This kind of surprising, unconventional, yet confident structuring happens in nearly all of the storylines—which, despite being many in number, unfold with such an organic lack of haste that the episode is never in danger of feeling overstuffed. In addition to Mitch and Cam sittin’ in a tree, we have Manny feeling like an outsider at a sports-themed birthday party, a plotline that morphs, midway through the episode, into an analysis of Jay’s usurping of Phil’s role as the jokemeister among the group of dads at the party as overcompensation for feeling out of place himself. We have Claire chaperoning Gloria at Costco because the latter's pregnancy brain makes it impossible for her to shop like a normal person, morphing, late in the half-hour, into a tables-turned shoplifting charge for Claire who walks out with an unbought sweatshirt on her back. And we don’t even get to Alex trying to take an embarrassing picture of chain-gang Haley to post on Facebook until a couple of commercial breaks have already gone by.
These shape-shifting, well-nigh evolutionary storylines don’t have a lot of laughs. The shock of the unexpected isn’t used here to provoke us to laugh, but to pull us into a little collection of short stories, each with its own internal rhythm. Normally when an episode undertakes three or four storylines, it has to establish them all in the first act and cut regularly between them to get them all developed and culminated and ended in the scant 22 minutes allotted. That means that the story beats all tend to march in lockstep, quite predictably; if it’s not done well, it can feel either perfunctory and humdrum, or rushed and desperate. I can’t remember the last time I saw a half-hour sitcom try to do this much with this little conventional structure.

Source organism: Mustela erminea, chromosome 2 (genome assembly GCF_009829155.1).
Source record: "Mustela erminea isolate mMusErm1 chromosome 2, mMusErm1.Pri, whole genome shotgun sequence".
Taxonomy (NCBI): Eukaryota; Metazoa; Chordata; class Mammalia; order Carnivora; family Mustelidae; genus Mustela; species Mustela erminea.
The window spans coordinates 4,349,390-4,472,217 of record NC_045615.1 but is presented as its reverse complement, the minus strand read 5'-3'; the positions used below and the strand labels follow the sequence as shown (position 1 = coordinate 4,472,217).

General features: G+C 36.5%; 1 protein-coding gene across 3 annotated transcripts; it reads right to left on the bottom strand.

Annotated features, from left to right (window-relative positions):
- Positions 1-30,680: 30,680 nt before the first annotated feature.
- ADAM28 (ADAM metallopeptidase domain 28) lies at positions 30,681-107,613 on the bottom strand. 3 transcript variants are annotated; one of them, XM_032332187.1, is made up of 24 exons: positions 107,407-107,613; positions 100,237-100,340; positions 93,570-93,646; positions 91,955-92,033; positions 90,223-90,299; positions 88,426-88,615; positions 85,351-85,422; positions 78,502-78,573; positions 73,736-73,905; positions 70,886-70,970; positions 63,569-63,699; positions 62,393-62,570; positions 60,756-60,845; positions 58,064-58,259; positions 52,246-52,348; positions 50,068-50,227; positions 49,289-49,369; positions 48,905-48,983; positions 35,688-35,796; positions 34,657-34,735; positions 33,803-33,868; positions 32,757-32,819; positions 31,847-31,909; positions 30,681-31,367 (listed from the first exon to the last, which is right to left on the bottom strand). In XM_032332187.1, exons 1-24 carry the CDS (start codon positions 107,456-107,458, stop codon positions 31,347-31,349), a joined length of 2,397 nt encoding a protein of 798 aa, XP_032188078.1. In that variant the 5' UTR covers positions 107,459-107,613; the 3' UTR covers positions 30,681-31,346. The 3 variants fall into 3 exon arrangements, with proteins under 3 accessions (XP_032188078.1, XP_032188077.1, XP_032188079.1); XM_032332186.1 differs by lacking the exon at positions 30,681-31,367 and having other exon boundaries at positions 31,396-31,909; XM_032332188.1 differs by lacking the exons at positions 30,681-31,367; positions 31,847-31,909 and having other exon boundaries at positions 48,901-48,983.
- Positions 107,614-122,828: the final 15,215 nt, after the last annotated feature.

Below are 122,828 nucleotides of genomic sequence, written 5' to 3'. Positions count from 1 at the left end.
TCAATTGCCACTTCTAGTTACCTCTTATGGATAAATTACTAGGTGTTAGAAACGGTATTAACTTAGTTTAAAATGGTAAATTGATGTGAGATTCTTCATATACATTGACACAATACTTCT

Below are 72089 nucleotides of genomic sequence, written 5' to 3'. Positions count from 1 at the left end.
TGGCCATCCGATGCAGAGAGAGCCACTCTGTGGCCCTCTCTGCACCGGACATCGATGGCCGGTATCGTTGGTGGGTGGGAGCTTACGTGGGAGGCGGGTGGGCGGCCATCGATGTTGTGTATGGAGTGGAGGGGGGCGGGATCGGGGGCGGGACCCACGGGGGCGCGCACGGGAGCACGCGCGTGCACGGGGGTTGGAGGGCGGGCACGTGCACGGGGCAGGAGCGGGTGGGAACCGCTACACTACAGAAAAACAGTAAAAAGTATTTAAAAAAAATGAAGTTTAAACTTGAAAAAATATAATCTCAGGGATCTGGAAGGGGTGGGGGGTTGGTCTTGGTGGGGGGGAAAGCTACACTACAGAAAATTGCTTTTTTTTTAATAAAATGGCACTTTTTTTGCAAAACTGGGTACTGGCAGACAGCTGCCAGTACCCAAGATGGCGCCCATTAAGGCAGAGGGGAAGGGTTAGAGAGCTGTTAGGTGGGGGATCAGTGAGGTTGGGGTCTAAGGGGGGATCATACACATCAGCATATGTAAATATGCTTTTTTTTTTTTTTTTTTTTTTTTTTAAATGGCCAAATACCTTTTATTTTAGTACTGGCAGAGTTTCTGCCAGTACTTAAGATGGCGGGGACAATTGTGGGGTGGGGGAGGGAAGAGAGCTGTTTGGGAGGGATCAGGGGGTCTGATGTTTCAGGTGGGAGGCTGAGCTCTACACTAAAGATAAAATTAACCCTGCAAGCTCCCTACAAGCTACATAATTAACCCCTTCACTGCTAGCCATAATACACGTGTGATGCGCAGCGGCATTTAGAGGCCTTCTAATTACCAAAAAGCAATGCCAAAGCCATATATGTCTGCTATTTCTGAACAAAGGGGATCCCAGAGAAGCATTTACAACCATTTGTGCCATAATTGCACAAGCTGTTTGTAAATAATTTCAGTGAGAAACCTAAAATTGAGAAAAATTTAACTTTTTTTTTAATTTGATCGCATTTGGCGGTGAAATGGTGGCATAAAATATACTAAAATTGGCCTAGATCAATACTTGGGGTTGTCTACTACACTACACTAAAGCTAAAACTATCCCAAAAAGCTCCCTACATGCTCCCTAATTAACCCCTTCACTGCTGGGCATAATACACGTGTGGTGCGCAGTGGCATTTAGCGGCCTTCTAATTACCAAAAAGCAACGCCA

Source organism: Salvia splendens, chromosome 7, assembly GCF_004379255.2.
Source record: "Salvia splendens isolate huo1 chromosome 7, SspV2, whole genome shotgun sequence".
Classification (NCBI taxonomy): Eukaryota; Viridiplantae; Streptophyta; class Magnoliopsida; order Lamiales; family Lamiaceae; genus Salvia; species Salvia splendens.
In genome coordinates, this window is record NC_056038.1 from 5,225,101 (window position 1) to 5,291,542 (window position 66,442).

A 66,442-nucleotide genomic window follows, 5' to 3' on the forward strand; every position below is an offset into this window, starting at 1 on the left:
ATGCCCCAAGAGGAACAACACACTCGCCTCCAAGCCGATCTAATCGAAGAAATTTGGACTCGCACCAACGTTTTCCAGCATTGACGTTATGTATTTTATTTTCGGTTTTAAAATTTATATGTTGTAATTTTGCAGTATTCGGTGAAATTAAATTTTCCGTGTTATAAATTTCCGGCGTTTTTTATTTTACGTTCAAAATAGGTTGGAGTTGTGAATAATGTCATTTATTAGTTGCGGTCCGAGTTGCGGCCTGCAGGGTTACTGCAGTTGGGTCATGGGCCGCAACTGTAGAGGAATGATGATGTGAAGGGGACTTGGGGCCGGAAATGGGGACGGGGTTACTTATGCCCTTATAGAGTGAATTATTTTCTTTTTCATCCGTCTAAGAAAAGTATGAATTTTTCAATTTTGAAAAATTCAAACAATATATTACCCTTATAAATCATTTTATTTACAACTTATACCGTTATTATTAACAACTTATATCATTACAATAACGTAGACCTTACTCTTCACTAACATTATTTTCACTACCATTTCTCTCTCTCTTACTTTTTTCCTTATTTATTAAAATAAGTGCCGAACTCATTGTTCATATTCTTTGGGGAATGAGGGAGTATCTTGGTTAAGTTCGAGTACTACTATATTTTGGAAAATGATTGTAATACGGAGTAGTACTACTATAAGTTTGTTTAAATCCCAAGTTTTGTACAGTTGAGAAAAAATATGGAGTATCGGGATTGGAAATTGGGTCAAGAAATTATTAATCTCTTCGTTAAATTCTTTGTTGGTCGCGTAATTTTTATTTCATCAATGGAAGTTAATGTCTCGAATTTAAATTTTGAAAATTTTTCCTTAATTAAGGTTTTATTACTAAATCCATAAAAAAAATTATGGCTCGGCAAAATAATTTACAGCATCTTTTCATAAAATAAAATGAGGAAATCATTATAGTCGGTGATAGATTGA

And even though, watching with formalist interest, I was genuinely shocked when the Alex cameraphone business emerged out of nowhere, when the other storylines were already well underway (some already taking the turn to become something other than what they started out to be), the whole thing didn’t feel like some overt experiment. It was perfectly recognizable as an episode of Modern Family, in outward form as well as character beats. To me, that signals a real hidden bravado behind the scenes. Steven Levitan directs, and in letting Karlin’s stories undergo these leisurely evolutions and proceed at their own syncopated, peculiar pace, he shows real courage. From Karlin, a fresh and creative way of approaching the ensemble sitcom; from Levitan, serious balls in executing without falling back on safe conventions.